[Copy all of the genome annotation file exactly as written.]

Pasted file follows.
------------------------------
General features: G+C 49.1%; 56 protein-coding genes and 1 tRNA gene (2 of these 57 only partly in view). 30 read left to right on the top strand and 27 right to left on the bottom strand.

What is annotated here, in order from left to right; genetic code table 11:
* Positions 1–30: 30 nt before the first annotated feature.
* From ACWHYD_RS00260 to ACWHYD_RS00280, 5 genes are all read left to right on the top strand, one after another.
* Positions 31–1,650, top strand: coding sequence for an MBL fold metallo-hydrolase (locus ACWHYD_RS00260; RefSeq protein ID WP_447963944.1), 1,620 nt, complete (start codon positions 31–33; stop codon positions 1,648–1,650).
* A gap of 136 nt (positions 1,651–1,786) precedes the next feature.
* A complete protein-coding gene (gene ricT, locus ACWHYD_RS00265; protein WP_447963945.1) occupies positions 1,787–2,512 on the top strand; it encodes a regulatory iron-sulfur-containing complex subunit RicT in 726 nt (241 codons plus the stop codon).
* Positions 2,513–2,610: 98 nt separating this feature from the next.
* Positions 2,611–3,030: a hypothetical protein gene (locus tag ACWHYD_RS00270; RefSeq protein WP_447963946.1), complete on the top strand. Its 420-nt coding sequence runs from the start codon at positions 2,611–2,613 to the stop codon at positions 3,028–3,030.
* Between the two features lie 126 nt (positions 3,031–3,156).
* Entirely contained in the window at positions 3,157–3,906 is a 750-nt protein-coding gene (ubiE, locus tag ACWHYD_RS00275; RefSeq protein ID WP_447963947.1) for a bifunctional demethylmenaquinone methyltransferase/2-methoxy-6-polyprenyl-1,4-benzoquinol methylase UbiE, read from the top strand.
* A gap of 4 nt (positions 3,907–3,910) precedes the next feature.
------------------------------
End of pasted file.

General features: G+C 49.1%; 56 protein-coding genes and 1 tRNA gene (2 of these 57 only partly in view). 30 read left to right on the top strand and 27 right to left on the bottom strand.

What is annotated here, in order from left to right; genetic code table 11:
* Positions 1–30: 30 nt before the first annotated feature.
* From ACWHYD_RS00260 to ACWHYD_RS00280, 5 genes are all read left to right on the top strand, one after another.
* Positions 31–1,650, top strand: coding sequence for an MBL fold metallo-hydrolase (locus ACWHYD_RS00260; RefSeq protein ID WP_447963944.1), 1,620 nt, complete (start codon positions 31–33; stop codon positions 1,648–1,650).
* A gap of 136 nt (positions 1,651–1,786) precedes the next feature.
* A complete protein-coding gene (gene ricT, locus ACWHYD_RS00265; protein WP_447963945.1) occupies positions 1,787–2,512 on the top strand; it encodes a regulatory iron-sulfur-containing complex subunit RicT in 726 nt (241 codons plus the stop codon).
* Positions 2,513–2,610: 98 nt separating this feature from the next.
* Positions 2,611–3,030: a hypothetical protein gene (locus tag ACWHYD_RS00270; RefSeq protein WP_447963946.1), complete on the top strand. Its 420-nt coding sequence runs from the start codon at positions 2,611–2,613 to the stop codon at positions 3,028–3,030.
* Between the two features lie 126 nt (positions 3,031–3,156).
* Entirely contained in the window at positions 3,157–3,906 is a 750-nt protein-coding gene (ubiE, locus tag ACWHYD_RS00275; RefSeq protein ID WP_447963947.1) for a bifunctional demethylmenaquinone methyltransferase/2-methoxy-6-polyprenyl-1,4-benzoquinol methylase UbiE, read from the top strand.
* A gap of 4 nt (positions 3,907–3,910) precedes the next feature.